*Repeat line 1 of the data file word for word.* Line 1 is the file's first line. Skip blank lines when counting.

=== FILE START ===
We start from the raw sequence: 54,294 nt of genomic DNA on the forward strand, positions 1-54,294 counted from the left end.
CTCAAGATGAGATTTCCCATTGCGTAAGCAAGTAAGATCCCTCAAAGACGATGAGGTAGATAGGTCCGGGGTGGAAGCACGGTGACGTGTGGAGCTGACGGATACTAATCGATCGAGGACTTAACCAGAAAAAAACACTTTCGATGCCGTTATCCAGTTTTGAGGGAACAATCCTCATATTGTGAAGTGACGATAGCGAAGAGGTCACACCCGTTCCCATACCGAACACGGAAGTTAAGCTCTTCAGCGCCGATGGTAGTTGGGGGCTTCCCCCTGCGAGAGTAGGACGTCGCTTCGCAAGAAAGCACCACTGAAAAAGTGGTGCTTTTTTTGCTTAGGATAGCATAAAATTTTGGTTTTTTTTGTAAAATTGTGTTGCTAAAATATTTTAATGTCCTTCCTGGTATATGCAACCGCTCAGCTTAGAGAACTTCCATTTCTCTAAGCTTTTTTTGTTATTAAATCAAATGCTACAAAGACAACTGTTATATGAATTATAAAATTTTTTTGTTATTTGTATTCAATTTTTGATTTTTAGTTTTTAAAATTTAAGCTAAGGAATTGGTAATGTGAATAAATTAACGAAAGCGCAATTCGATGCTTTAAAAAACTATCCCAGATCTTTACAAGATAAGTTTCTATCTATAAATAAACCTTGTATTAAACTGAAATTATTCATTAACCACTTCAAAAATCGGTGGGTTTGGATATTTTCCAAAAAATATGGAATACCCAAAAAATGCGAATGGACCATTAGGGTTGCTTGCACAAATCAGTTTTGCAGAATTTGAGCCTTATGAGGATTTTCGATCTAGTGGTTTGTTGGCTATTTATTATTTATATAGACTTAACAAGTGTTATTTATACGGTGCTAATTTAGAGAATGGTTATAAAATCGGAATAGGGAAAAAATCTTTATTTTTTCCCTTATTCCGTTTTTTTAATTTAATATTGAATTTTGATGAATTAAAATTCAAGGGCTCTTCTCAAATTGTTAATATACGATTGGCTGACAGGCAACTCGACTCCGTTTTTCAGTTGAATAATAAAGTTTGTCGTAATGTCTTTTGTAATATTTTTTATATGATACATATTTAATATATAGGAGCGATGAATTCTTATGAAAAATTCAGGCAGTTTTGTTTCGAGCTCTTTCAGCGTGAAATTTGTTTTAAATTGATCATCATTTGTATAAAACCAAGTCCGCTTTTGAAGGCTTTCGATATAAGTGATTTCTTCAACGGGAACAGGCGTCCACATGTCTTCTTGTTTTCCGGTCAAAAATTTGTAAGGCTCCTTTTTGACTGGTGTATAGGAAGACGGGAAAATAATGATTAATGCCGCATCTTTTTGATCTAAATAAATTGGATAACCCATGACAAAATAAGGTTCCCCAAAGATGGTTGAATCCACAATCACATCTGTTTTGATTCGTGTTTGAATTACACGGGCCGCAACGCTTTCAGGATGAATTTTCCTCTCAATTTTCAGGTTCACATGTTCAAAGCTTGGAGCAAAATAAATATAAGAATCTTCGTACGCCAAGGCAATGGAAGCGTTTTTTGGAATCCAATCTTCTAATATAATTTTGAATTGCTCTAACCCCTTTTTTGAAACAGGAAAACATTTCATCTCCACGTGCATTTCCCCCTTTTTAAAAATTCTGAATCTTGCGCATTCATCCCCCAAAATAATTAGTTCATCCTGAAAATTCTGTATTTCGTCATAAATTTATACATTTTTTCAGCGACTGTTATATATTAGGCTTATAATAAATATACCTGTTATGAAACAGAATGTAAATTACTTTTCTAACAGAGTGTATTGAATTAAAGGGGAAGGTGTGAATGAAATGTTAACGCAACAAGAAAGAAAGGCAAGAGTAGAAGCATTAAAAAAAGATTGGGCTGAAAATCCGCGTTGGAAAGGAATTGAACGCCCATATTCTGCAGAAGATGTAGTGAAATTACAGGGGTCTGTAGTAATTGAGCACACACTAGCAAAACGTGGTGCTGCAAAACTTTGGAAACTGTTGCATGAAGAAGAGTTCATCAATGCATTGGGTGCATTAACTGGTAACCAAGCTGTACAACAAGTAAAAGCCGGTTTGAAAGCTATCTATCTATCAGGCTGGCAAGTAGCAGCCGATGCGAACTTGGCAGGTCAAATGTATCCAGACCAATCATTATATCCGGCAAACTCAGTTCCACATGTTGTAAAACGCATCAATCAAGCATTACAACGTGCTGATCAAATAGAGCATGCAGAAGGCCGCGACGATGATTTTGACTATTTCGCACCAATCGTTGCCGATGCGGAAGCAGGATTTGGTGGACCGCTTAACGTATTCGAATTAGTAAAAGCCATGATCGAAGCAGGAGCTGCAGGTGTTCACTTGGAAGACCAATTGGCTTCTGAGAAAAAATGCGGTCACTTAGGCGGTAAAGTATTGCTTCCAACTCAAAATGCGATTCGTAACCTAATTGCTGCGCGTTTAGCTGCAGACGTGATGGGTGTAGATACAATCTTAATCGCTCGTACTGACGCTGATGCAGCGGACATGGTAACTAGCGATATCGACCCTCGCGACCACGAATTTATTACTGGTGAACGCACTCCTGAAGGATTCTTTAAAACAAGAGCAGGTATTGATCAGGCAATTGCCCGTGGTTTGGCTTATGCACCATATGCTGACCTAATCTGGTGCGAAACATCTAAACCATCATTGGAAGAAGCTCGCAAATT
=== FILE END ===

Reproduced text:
We start from the raw sequence: 54,294 nt of genomic DNA on the forward strand, positions 1-54,294 counted from the left end.